What is EA's Play to Give?

Don't worry, the money is already Getting Gave.

I was waiting in line outside the EA press conference this morning, playing Star Wars: Galaxy of Heroes-- my current microtransactions-fuelled phone-game opiate-- when I got a popup alert that EA was doing some sort of charity and that I could participate, somehow, by playing a special game mode. The special EA charitable game mode running in SWGOH right now requires you to play with a team of all women characters.

I regret that I barreled through this game mode the same way I do almost everything in SWGOH: by quick-tapping past all dialogue screens and fighting the enemies on auto-play mode while staring at the sky. So, unfortunately, I do not have any good screenshots for you, but I can report that the experience was a little vague, and I was never entirely sure whether I was contributing to the charity in some way by playing. "Play to Give" somehow suggests that the players may themselves be contributing to the act of "giving" by participating in "play," doesn't it? Play in order to Give? Right?

Now that I've had the Play to Give event explained to me in the press conference and online, I can report: there is no relationship between the Playing and the Giving, and I had no effect on it when I played my special game-mode and won precious precious Princess Leia unlock points. The Play to Give events are essentially just in-game playable advertising for EA's million-dollar donation; the donation will exist regardless of whether anyone participates in the associated in-game events.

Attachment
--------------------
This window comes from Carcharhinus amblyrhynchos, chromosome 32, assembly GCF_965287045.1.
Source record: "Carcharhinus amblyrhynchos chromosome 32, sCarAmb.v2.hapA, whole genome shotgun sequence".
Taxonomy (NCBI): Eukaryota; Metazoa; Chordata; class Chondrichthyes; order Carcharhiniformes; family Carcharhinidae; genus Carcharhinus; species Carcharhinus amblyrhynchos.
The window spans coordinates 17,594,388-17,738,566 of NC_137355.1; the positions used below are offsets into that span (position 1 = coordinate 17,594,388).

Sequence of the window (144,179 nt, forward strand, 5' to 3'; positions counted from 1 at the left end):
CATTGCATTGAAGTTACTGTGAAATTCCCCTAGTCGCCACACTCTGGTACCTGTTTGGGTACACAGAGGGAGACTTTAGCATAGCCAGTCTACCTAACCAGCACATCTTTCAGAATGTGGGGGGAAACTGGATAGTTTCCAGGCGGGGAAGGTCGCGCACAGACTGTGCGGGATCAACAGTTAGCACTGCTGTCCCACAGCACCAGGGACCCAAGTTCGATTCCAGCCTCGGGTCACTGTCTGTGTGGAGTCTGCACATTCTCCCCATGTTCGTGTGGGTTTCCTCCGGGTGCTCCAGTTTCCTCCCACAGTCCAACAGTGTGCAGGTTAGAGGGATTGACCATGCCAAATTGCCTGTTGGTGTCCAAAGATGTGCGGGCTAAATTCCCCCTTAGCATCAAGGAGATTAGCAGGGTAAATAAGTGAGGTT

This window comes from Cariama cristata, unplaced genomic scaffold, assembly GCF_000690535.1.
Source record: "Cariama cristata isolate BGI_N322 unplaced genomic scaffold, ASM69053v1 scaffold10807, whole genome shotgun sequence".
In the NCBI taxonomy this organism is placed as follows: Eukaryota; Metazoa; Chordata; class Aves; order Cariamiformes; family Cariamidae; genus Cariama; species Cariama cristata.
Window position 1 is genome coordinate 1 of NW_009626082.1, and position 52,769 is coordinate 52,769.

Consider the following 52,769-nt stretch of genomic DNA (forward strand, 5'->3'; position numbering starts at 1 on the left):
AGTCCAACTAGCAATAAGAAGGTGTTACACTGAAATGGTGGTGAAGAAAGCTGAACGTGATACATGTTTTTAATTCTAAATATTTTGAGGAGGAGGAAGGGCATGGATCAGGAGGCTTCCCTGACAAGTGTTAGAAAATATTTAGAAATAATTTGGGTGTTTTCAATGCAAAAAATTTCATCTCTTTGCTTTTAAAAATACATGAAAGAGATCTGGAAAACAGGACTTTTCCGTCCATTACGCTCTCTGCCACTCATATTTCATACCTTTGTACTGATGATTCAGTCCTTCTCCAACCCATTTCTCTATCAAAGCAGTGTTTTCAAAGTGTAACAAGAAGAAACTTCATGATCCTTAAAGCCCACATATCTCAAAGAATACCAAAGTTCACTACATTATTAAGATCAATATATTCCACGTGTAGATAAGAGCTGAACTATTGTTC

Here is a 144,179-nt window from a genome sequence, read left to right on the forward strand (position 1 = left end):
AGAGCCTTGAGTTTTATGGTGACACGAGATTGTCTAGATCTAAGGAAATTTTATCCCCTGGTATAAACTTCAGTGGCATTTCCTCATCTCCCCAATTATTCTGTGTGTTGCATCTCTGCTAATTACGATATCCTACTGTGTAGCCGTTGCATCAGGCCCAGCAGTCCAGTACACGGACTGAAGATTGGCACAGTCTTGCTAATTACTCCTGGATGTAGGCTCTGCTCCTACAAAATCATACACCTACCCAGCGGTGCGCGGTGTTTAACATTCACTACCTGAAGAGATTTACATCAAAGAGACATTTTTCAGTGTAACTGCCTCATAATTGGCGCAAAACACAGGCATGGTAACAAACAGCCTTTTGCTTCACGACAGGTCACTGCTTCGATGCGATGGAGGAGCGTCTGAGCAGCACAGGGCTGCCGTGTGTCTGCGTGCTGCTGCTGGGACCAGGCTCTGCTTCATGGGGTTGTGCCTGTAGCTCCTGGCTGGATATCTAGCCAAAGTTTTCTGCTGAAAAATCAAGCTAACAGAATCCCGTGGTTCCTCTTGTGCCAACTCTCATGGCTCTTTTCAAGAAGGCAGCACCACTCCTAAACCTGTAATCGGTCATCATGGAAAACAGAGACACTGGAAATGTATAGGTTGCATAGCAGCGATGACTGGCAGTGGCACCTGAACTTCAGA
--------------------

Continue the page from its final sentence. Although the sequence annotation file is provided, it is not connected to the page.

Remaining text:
Battlefield 4, Battlefield Hardline, FIFA, Madden, and Battlefront also have associated events. They also do not require any players to Play in order for the money to end up Gave. It's getting Gave no matter what.

I'm not saying that it's bad for EA to be giving money to charities! The five ones they've chosen to split their million dollars between seem like good ones. Code.org and The National Center for Women and Information Technology are about getting more women in to tech. Code.org and CODE2040 help to get people from underrepresented racial minorities into tech. Special Effect is about helping disabled individuals with technology, and He for She is the UN's "solidarity" movement to get men more interested in supporting women's rights around the world. Seems like a bunch of good causes!

I am saying, however, that "Play to Give" is a funny way to advertise it. EA is donating a million dollars no matter what. There is no relationship at all between any Playing you may do and any Giving EA has pledged to do. And to be honest? I'm glad their donation value has nothing to do with player participation. If you've got the money lying around ready to give already, there's no reason to gamify charity like that.